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Local parents join in lawsuit over governor's mask order

A group of parents of students with disabilities, including two parents from Albemarle County, filed a lawsuit in federal court Tuesday against Gov. Glenn Youngkin, alleging his executive order allowing masks to be optional for schoolchildren violates the Americans With Disabilities Act and other federal law.

This is the third lawsuit filed against Youngkin and state officials since he issued the executive order on Jan. 15, the day he was sworn in.

The children of the plaintiffs in the lawsuit have illnesses like cancer, cystic fibrosis, asthma, Down syndrome, lung conditions, and weakened immune systems. Because of that, the parents allege that Youngkin, Attorney General Jason Miyares and other officials are excluding their children from access to a public education.

“The Executive Order shows a reckless disregard for students with disabilities across Virginia,” said Kaitlin Banner, the deputy legal director of the Washington Lawyers’ Committee said in a news release. “The Order prevents schools from taking reasonable steps to make sure their students can go to school and enjoy the same educational experiences as their friends.”

The lead plaintiffs in the lawsuit are two Albemarle parents, Christopher Seaman and Elizabeth Allison Lyons, who have a third-grader at Brownsville Elementary, identified as C.S. The boy has acute lymphoblastic leukemia, according to the filing. Treatments for leukemia, including a bone marrow transplant, have left him immunocompromised. Because of his disability, he’s at risk for severe illness from COVID-19.

They joined 11 other families in challenging the order.

“If there is no longer a mask mandate in Albemarle County School District, C.S.’s parents will have to choose between sending C.S. and his younger brother to school, which puts C.S.’s health and safety at heightened risk, or withdrawing them from school and risking their educational progress,” attorneys wrote in the complaint.

The Albemarle County School Board has elected to keep its mask mandate in place, citing state law that requires the division to offer in-person instruction in line with the Centers for Disease Control and Prevention recommendations.

Lyons spoke at a recent Albemarle School Board meeting in support of that stance along with several other parents.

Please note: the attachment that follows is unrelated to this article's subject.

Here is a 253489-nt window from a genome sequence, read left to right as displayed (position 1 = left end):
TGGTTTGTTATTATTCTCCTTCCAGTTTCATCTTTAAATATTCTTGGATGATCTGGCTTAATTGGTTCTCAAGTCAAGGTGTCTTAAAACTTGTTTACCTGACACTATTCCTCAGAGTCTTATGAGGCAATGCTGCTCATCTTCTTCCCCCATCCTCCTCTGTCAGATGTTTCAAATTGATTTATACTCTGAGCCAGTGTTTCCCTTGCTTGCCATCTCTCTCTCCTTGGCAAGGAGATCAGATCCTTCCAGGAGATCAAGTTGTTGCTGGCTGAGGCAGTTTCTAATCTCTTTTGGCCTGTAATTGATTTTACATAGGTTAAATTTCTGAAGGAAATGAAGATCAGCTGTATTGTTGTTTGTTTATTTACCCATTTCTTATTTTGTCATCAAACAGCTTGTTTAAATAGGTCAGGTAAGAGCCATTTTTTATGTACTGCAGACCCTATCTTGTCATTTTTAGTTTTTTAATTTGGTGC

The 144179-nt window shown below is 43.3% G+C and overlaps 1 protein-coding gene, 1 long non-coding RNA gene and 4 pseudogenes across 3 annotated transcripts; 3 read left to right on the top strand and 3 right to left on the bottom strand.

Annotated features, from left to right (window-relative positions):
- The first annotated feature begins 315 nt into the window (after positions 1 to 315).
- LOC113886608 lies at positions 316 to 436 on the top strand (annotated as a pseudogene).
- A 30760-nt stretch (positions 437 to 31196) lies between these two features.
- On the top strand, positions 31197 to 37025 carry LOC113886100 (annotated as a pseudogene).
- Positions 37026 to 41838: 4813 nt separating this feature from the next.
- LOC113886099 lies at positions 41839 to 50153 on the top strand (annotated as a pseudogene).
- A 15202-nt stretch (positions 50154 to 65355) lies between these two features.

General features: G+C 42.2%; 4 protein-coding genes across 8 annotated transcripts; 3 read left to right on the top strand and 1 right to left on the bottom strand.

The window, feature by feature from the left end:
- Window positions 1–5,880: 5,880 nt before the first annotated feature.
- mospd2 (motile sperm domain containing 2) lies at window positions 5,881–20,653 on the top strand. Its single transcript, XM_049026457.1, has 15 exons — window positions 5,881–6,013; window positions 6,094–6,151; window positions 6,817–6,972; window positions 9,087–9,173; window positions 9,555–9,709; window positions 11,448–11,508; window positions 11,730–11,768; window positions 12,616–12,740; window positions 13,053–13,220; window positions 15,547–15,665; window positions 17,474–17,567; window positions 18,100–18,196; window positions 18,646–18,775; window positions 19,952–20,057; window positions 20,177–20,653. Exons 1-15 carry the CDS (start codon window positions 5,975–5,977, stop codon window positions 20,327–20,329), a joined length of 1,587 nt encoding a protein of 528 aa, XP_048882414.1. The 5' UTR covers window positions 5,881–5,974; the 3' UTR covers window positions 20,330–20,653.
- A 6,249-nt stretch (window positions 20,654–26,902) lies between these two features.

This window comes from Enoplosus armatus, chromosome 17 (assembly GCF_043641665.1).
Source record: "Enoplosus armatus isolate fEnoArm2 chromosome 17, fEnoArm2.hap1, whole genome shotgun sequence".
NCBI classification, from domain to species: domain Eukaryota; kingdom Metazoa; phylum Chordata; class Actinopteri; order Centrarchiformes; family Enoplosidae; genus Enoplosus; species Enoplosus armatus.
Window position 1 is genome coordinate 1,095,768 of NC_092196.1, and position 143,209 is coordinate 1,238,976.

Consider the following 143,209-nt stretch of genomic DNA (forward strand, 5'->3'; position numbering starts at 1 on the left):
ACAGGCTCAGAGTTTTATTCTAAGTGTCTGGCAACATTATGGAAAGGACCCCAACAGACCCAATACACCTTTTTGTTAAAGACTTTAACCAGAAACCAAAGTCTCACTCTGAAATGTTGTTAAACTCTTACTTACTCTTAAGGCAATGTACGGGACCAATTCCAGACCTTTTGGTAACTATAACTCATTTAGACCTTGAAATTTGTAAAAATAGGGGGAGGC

“I really want to express appreciation for how much Brownsville has done for him to keep him safe over the past three years and keep his brother safe in order to not transmit COVID to him prior to going through his bone marrow transplant,” she said at the Jan. 27 meeting. “… If we change our policies without thinking about it ahead of time, we could actually provide inequitable care to our students and shortchange them.”

The first lawsuit against Youngkin’s mask order was filed in the Supreme Court of Virginia three days after he was sworn in. A group of Chesapeake parents allege Youngkin doesn’t have the power to suspend a 2021 state law that requires schools to adhere to federal COVID-19 mitigation guidance as closely as possible; that guidance currently recommends masking.

And then a week ago, seven school boards, including Richmond, filed a lawsuit against Youngkin in Arlington County Circuit Court. Oral arguments in that case are scheduled for Wednesday, also arguing that the state Constitution gives local school boards—not the governor—the power to determine school safety rules.

Youngkin and Miyares assert that a different state law gives parents rights to make decisions about their children’s education and health.

The order divided school divisions across the state. Some opted to make masks for children optional, as the governor’s order directs. Others opted to keep their rules requiring masks to prevent the spread of COVID-19.

Chesterfield County’s school board, for example, voted last week to make masks optional, prompting some parents to keep their children home and some teachers to call in sick. In the capital region, masks are also now optional in Hanover County schools, but required in Richmond and Henrico schools.

Daily Progress reporter Katherine Knott contributed to this report.


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